Amazon has whittled down its wish list to 20 cities as the online retailer moves onto the next phase in finding a home for a second headquarters.

The three upstate New York bids: Rochester/Buffalo, Central New York and Albany/Rennselaer County did not make the cut, along with 215 other metro areas.

"I thought we'd make the cut. I really did. I thought we'd make the top 20 or 25 so that was disappointing," said Bob Duffy, Rochester Chamber of Commerce.

Rochester and Buffalo's mayors tried to find the silver lining. Lovely Warren's statement leads off with:

“In Rochester we should all be proud of the proposal we put together, and the fact that we were viewed as a contender for the selection of the new Amazon Headquarters by national experts is a testament to Rochester’s growing economy and quality of life."

Fortune Magazine gave the bid 16-to-one odds, ranking it No. 9 earlier in January.

Buffalo Mayor Byron Brown's statement expressed disappointment but also reads, in part:

"This would have been another transformational opportunity for our City, but with the nearly $7 billion in economic development underway, our momentum will not slow down."

New York City's bid remains alive, which Howard Zemsky, Buffalo developer and Empire State President, CEO and commissioner pointed that out in a statement.

“With an unrivaled diverse workforce, unprecedented investments in world-class infrastructure and a vibrant 21st century economy, we are proud that New York is a finalist for Amazon HQ2. Under the leadership of Governor Cuomo, New York continues to attract top companies from all over the world to grow their business and create the jobs of tomorrow, and we look forward to building on this incredible momentum."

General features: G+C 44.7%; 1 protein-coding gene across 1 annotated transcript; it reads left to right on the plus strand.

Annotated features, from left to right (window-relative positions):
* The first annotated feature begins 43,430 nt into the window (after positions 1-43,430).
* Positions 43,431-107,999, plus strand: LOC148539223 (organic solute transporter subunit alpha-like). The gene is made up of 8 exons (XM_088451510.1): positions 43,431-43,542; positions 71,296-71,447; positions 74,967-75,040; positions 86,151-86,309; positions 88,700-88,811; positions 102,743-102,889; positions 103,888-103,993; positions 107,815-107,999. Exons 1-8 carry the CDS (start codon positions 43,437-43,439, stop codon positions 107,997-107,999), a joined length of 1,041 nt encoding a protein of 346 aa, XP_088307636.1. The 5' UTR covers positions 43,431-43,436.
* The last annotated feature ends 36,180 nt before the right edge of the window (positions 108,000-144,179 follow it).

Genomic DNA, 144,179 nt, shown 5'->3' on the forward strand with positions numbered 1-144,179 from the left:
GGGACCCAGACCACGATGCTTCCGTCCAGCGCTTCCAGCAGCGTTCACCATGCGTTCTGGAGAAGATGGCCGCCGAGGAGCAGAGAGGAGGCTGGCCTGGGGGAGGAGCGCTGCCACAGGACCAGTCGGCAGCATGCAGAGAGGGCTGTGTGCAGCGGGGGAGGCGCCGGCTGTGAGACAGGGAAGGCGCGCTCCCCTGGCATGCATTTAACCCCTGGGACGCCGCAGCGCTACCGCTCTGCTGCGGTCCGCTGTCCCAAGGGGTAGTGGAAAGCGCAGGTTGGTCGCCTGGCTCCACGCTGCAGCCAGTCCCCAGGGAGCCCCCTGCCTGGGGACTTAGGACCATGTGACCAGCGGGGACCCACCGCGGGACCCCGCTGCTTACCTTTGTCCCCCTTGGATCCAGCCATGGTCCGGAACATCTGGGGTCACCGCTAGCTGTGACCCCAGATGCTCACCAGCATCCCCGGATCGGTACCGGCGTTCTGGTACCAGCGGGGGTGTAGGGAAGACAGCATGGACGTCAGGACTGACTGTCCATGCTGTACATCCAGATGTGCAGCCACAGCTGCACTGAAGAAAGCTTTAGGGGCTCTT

Tom Kucharski, Invest Buffalo Niagara president & CEO, echoed that, and said the expense of the proposal was money well-spent.

"The fact that New York State is still in consideration, that Empire State (Development), the governor and all those folks are involved in talking to Amazon, it will bode well for us to capture any other opportunities they might have in their book of business."

The company expects to invest over $5 billion in construction and grow its second headquarters to include as many as 50,000 new jobs. Its original headquarters in Seattle is said to have invested an additional $28 billion into the city's economy since its opening in 2010.

Finalists include:

  • Austin
  • Dallas
  • Toronto
  • Columbus
  • Indianapolis
  • Chicago
  • Denver
  • Nashville
  • Los Angeles
  • Boston 
  • New York City
  • Newark
  • Pittsburgh
  • Philadelphia
  • Montgomery County
  • Washington, D.C.
  • Raleigh
  • Northern Virginia
  • Atlanta
  • Miami

“In the coming months, Amazon will work with each of the candidate locations to dive deeper into their proposals, request additional information, and evaluate the feasibility of a future partnership that can accommodate the company’s hiring plans as well as benefit its employees and the local community. Amazon expects to make a decision in 2018,” the company says in a news release.